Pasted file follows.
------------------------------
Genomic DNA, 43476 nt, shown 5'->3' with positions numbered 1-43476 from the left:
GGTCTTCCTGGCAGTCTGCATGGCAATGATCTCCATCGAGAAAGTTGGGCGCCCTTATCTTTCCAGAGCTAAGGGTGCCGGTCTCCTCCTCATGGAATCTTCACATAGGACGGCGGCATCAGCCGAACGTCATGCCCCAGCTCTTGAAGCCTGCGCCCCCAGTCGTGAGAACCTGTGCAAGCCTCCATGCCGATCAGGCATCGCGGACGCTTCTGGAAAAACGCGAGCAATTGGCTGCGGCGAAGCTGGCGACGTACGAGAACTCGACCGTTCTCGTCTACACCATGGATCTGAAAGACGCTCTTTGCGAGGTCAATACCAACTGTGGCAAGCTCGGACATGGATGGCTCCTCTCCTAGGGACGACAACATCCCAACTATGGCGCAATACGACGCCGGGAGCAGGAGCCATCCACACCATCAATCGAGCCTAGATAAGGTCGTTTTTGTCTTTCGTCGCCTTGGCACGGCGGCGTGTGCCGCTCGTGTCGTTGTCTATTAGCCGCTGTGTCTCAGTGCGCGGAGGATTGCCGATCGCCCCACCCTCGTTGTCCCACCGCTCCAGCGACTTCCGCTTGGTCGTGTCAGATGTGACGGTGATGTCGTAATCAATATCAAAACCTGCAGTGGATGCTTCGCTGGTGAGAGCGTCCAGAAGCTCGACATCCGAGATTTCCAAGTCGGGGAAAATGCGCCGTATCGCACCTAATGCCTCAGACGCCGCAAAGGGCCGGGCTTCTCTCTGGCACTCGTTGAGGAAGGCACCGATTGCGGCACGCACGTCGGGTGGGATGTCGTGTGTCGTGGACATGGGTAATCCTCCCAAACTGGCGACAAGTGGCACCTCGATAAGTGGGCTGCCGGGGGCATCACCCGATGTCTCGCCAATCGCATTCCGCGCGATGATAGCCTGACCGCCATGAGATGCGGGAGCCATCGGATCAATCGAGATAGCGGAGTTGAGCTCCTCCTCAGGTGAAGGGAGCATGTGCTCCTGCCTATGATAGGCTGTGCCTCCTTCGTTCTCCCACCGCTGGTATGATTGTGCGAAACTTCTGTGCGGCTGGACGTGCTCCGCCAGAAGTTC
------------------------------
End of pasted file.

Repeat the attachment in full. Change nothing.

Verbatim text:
Genomic DNA, 43476 nt, shown 5'->3' with positions numbered 1-43476 from the left:
GGTCTTCCTGGCAGTCTGCATGGCAATGATCTCCATCGAGAAAGTTGGGCGCCCTTATCTTTCCAGAGCTAAGGGTGCCGGTCTCCTCCTCATGGAATCTTCACATAGGACGGCGGCATCAGCCGAACGTCATGCCCCAGCTCTTGAAGCCTGCGCCCCCAGTCGTGAGAACCTGTGCAAGCCTCCATGCCGATCAGGCATCGCGGACGCTTCTGGAAAAACGCGAGCAATTGGCTGCGGCGAAGCTGGCGACGTACGAGAACTCGACCGTTCTCGTCTACACCATGGATCTGAAAGACGCTCTTTGCGAGGTCAATACCAACTGTGGCAAGCTCGGACATGGATGGCTCCTCTCCTAGGGACGACAACATCCCAACTATGGCGCAATACGACGCCGGGAGCAGGAGCCATCCACACCATCAATCGAGCCTAGATAAGGTCGTTTTTGTCTTTCGTCGCCTTGGCACGGCGGCGTGTGCCGCTCGTGTCGTTGTCTATTAGCCGCTGTGTCTCAGTGCGCGGAGGATTGCCGATCGCCCCACCCTCGTTGTCCCACCGCTCCAGCGACTTCCGCTTGGTCGTGTCAGATGTGACGGTGATGTCGTAATCAATATCAAAACCTGCAGTGGATGCTTCGCTGGTGAGAGCGTCCAGAAGCTCGACATCCGAGATTTCCAAGTCGGGGAAAATGCGCCGTATCGCACCTAATGCCTCAGACGCCGCAAAGGGCCGGGCTTCTCTCTGGCACTCGTTGAGGAAGGCACCGATTGCGGCACGCACGTCGGGTGGGATGTCGTGTGTCGTGGACATGGGTAATCCTCCCAAACTGGCGACAAGTGGCACCTCGATAAGTGGGCTGCCGGGGGCATCACCCGATGTCTCGCCAATCGCATTCCGCGCGATGATAGCCTGACCGCCATGAGATGCGGGAGCCATCGGATCAATCGAGATAGCGGAGTTGAGCTCCTCCTCAGGTGAAGGGAGCATGTGCTCCTGCCTATGATAGGCTGTGCCTCCTTCGTTCTCCCACCGCTGGTATGATTGTGCGAAACTTCTGTGCGGCTGGACGTGCTCCGCCAGAAGTTC